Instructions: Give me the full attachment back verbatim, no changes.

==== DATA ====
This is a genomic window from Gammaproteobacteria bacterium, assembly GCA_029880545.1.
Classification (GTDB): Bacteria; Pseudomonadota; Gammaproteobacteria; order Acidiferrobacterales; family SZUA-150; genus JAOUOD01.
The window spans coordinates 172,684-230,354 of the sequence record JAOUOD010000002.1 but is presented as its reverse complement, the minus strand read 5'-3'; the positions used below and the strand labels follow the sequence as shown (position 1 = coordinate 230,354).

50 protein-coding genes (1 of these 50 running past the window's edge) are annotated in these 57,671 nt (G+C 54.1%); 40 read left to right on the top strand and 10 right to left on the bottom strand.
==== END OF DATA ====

This is a genomic window from Gammaproteobacteria bacterium, assembly GCA_029880545.1.
Classification (GTDB): Bacteria; Pseudomonadota; Gammaproteobacteria; order Acidiferrobacterales; family SZUA-150; genus JAOUOD01.
The window spans coordinates 172,684-230,354 of the sequence record JAOUOD010000002.1 but is presented as its reverse complement, the minus strand read 5'-3'; the positions used below and the strand labels follow the sequence as shown (position 1 = coordinate 230,354).

50 protein-coding genes (1 of these 50 running past the window's edge) are annotated in these 57,671 nt (G+C 54.1%); 40 read left to right on the top strand and 10 right to left on the bottom strand.